Good Practices & Examples of SSC/TC

A number of SSC, RC and TC initiatives were undertaken during this crisis, through negotiations between WHO and Regional Economic Communities (RECs), to provide additional capacity in strengthening diagnosis, case management, identification and follow up of contacts and community mobilization in the affected countries.

  • The African Union mobilized and deployed more than 850 health workers drawn from 18 African countries to Guinea, Liberia and Sierra Leone through its African Union Support for the Ebola Outbreak in West Africa programme.
  • The Economic Communities of West African States deployed 150 West African health personnel to support case management, infection prevention and control, active surveillance, contact tracing, community mobilization and outbreak coordination.
  • Experienced clinicians and nurses from Uganda and Democratic Republic of Congo, countries with long standing experience in EVD management, were deployed to support outbreak response in the principally affected countries.
  • Similarly, China, South Africa and Nigeria (with support of the European Union) also established level 4 EVD diagnostic laboratories in Liberia and Sierra Leone. China immediately responded to President Koroma’s call on the outbreak of the disease, sending emergency medical support and playing a leading and exemplary role for the international community.
  • Cuba deployed several brigades of health workers, including doctors, nurses, social workers, infection prevention and control specialists and health administrators to support the principally affected countries. The story of Dr. Felix Sarria Baez, a Cuban doctor who contracted Ebola, can be found at the link at the end of this case study, entitled Cuba, Sierra Leone and the spirit of South-South Cooperation.

Complexities of the fragile settings

These deployments provided the much needed capacity which significantly contributed to the eventual control of the outbreak, however challenges such as language barrier, sourcing of the funds required to deploy the teams, registration of the foreign medical workers in the destination country, inadequate understanding of the local public health context and slow deployment of teams due to lack of regional framework for use of SSC hampered timely and speedy deployment and effective utilization of the teams. Furthermore, logistic challenges of transporting, housing and equipping large medical teams and lack of readily available and deployable human resources were also experienced. This being said, the SSTC interventions helped end the Ebola crisis.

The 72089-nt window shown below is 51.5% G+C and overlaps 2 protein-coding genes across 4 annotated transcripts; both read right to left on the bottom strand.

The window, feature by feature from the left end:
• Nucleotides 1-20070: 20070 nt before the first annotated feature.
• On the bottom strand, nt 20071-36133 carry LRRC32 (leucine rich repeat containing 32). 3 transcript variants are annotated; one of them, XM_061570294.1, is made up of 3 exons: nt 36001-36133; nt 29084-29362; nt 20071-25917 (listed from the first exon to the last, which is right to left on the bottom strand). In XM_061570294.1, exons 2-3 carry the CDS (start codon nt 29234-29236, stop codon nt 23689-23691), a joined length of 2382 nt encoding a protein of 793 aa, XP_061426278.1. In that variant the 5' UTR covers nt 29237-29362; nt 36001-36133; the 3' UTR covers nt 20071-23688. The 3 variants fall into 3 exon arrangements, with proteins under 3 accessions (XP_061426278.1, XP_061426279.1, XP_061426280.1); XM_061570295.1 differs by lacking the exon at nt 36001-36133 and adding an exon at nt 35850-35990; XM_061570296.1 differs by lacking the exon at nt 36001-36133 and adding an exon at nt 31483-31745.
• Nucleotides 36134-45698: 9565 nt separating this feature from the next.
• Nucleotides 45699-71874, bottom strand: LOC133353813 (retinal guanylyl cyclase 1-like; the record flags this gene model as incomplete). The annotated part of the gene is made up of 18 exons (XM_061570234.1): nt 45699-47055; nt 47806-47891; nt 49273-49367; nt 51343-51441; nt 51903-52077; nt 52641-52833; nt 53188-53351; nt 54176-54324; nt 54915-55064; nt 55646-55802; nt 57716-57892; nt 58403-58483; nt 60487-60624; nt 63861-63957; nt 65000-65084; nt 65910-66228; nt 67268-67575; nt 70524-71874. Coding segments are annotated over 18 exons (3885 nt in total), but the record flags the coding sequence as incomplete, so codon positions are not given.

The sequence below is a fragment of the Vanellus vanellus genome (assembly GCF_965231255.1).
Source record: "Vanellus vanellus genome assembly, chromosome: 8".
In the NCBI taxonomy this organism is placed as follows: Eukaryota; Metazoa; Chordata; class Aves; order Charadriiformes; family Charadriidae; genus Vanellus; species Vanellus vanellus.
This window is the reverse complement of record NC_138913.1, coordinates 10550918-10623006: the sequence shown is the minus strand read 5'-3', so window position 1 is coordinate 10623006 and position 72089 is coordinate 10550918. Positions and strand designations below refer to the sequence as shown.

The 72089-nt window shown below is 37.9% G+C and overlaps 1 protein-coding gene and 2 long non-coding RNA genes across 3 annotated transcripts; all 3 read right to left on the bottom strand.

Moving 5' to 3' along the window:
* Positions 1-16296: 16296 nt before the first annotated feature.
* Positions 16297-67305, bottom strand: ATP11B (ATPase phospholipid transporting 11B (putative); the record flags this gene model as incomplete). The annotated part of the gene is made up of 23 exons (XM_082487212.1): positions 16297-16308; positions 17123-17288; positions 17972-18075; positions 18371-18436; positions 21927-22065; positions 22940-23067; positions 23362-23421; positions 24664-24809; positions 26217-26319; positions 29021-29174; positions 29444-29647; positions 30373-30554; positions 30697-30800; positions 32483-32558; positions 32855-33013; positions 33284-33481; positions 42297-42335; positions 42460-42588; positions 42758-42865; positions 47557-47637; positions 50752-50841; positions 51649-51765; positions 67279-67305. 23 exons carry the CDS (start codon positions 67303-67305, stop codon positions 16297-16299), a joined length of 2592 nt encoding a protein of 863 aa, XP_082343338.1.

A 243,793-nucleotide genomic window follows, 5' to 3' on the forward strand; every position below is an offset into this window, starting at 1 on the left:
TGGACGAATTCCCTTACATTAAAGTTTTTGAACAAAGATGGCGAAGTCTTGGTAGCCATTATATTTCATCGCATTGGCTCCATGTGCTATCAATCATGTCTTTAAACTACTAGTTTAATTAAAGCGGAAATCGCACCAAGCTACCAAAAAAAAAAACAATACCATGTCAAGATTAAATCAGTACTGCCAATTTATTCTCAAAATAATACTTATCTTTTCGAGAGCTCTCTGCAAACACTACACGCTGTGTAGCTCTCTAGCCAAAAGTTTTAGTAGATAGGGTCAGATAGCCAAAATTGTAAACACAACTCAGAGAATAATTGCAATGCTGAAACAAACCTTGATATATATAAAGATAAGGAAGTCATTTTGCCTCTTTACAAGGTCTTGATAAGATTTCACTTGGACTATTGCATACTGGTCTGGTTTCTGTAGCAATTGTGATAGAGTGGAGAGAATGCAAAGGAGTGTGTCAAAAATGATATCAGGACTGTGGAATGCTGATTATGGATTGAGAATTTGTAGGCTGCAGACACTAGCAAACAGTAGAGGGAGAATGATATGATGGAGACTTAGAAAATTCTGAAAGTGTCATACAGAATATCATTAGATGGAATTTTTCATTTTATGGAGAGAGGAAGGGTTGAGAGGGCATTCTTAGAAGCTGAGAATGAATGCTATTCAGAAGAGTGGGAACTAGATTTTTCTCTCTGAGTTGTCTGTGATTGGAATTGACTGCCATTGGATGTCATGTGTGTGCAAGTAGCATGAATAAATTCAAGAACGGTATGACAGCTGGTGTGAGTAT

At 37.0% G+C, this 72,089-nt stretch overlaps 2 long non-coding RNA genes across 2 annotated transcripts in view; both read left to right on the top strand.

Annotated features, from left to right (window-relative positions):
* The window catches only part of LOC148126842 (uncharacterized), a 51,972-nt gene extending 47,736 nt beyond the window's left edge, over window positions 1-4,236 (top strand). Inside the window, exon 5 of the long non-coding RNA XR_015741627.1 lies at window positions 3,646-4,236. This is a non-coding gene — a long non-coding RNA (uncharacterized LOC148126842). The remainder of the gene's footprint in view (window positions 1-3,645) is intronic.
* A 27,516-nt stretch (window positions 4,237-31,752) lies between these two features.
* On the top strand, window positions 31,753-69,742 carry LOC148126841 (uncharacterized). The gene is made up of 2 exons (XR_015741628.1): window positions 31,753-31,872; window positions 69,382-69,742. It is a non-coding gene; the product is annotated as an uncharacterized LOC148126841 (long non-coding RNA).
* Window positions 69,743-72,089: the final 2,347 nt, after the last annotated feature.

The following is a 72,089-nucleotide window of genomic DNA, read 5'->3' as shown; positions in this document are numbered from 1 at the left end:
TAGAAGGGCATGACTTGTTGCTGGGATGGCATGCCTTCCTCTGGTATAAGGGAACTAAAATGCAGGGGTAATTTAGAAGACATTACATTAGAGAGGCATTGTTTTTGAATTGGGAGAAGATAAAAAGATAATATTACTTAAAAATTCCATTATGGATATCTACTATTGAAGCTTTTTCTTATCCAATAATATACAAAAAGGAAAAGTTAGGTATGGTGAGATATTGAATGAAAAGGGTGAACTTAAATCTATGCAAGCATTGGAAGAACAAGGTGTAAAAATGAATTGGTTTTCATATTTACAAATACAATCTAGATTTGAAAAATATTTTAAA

Conclusion

There are examples of SSTC good practice in the EBV scenario. Principle actors, such as China, supported Sierra Leone not only with emergency medical support but has also by supporting the country in establishing and improving its public health prevention and control system. President Xi Jinping dedicated funds to the setting up of a research and treatment centre on West African tropical pathogens.

China has also deepened its reciprocal cooperation with Sierra Leone, supporting the country in establishing an independent industry system for sustainable development, and expanding technological training and speeding up infrastructure construction. It has provided funds to support the SME through the FOCAC (Forum on China Africa Cooperation) scheme for investments in Sierra Leone.

Weblinks

Cuba, Sierra Leone and the spirit of South-South Cooperation:

http://www.who.int/hac/crises/sle/releases/11September2015/en/

Forum on China African Cooperation (FOCAC):

www.focac.org/eng/